Adding the right role models to your entrepreneurship education programme can improve participants’ beliefs, attitudes and intentions towards entrepreneurship. But the choice of the role model is key.
What’s the rationale behind this?
Successful role models are thought to be able to affect the career aspirations and decisions of individuals through various channels:
- If individuals are able to relate and connect to their life stories, role models can help them to shape their ideal or potential selves.
- Role models that belong to underrepresented groups can help to counterbalance detrimental stereotypes that affect people’s beliefs about which socio-demographic groups are able to succeed in certain careers or fields.
- By sharing their own experiences and expertise, role models can be a source of vicarious learning.
As a result, entrepreneur role models have been widely used in entrepreneurship education programmes to try to influence young people’s attitudes, intentions and actions towards entrepreneurship as well as to serve as a channel for business knowledge transfer.
Outcomes of interest
Business knowledge, beliefs and attitudes towards entrepreneurship, business starts
Does it work? Here’s what we know so far…
- Listening to stories of real-world entrepreneurs might make individuals perceive that their general knowledge on entrepreneurship has increased.
- However, exposure to role models doesn’t seem to help build actual entrepreneurship-related knowledge and hard skills.
Beliefs and attitudes
- Being in contact with entrepreneurs can make secondary school students temporarily more confident about their abilities to establish their own business, but these impacts might vanish if the beliefs aren’t reinforced over time.
- Being exposed to successful entrepreneurs can improve secondary school students’ attitudes towards self-employment.
- Exposure to successful women can influence beliefs about the abilities of women to pursue a successful career in entrepreneurship among women themselves and among groups with discriminatory beliefs about women.
- Exposure to role models doesn’t need to be very intense. Low-interaction and no-interaction formulas can influence some of the relevant outcomes like beliefs, attitudes and intentions towards entrepreneurship.
- In countries with low economic opportunities for young people, being exposed to real-life entrepreneurs in a non-interactive format might not be enough to reduce the perceived importance of some of the barriers to entrepreneurship such as lack of funding, lack of skills or complicated regulations.
- In contexts with thriving entrepreneurial ecosystems, linking university students interested in entrepreneurship with real-life entrepreneurs can increase the probability that they pursue a startup career by joining an early stage venture, but it doesn’t increase the likelihood of them funding their own.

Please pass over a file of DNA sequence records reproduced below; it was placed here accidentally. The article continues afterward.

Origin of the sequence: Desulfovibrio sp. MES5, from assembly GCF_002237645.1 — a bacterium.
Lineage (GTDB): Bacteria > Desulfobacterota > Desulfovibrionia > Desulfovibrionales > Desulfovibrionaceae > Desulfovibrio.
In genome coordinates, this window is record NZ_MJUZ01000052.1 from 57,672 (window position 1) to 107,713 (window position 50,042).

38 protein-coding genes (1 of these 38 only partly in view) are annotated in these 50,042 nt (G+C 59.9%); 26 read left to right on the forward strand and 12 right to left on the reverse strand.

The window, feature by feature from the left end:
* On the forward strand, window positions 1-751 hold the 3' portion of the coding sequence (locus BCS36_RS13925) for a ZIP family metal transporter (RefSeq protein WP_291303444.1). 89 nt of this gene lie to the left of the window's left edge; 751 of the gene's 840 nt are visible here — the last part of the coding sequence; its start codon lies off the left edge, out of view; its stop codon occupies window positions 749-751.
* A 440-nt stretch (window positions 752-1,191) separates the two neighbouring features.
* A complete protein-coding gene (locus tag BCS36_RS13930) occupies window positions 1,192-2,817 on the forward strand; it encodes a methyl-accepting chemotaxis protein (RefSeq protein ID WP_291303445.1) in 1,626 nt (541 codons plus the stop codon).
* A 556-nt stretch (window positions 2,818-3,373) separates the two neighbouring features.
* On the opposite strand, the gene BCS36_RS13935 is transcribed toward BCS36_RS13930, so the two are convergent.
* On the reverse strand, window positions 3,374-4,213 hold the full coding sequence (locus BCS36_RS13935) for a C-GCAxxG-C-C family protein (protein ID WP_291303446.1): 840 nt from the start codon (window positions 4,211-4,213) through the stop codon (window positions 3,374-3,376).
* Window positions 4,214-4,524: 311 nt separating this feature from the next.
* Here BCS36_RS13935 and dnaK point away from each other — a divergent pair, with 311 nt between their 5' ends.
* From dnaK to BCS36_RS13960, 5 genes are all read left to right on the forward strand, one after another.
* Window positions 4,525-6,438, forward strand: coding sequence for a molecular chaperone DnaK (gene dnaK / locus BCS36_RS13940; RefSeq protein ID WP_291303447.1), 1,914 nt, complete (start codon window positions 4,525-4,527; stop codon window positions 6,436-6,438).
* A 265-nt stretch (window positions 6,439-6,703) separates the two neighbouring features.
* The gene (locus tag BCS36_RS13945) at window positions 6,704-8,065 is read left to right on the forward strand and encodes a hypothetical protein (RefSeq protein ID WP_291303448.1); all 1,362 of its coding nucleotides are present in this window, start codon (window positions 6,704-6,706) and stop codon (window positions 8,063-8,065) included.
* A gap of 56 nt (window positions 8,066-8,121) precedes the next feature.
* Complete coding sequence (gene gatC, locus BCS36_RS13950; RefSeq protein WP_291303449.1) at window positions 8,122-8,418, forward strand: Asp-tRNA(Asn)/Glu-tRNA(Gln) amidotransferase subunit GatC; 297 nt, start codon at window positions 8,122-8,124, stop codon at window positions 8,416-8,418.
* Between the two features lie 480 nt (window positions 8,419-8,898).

Who benefits the most?
- Entrepreneur role models are particularly suited to individuals such as women negatively affected by stereotypes.
- Students who haven’t had intensive exposure to entrepreneurship through other sources of influence, like having entrepreneur parents, also benefit more.
Choosing role models
- Role models work better if individuals can easily relate to them, particularly for individuals from underrepresented groups affected by negative stereotypes.
- In contexts with poor education systems, presenting successful entrepreneurs who are former school dropouts can negatively impact investments in education by young students with entrepreneurial ambitions.
- Using uncommon success stories, particularly from individuals belonging to underrepresented groups in entrepreneurship, might give a distorted image of the difficulties of becoming a successful entrepreneur and the discrimination faced by certain groups.
- When access to real-life entrepreneurs is difficult, classmates can also be exploited as role models.
Ideas worth trying
- Try including real-life entrepreneurs to provide testimonies and act as mentors or advisors in your programme.
- When selecting role models, try choosing individuals from groups that are underrepresented in entrepreneurship.
- Try pairing participants with role models of the same gender.
- If you’re hoping for an easily scalable intervention, consider using non-interactive formats such as recorded interviews with real-life entrepreneurs to expose participants to role models.
What to avoid
- Avoid presenting a distorted image of what it means to be an entrepreneur. Such images can lead to unrealistic beliefs and expectations about actual barriers to self-employment.
- Avoid using role models if the main objective of your programme is to build the participants’ entrepreneurial skills and business knowledge.
- If you’re selecting role models for school-aged students, avoid including successful entrepreneurs who dropped out of school, as this might reduce the effort they put into their own education.
This summary is based on experimental evaluations of the following programmes and tweaks:
Role-model-focused online entrepreneurship programmeprogramme
Using real-life entrepreneurs as mentorstweak
Matching students with same-gender role modelstweak
Team diversity and same-gender mentorstweak
Same-gender peer effectstweak
TV edutainment: Ruka Juu (‘Jump Up’)programme
TV edutainment: El Mashrouaprogramme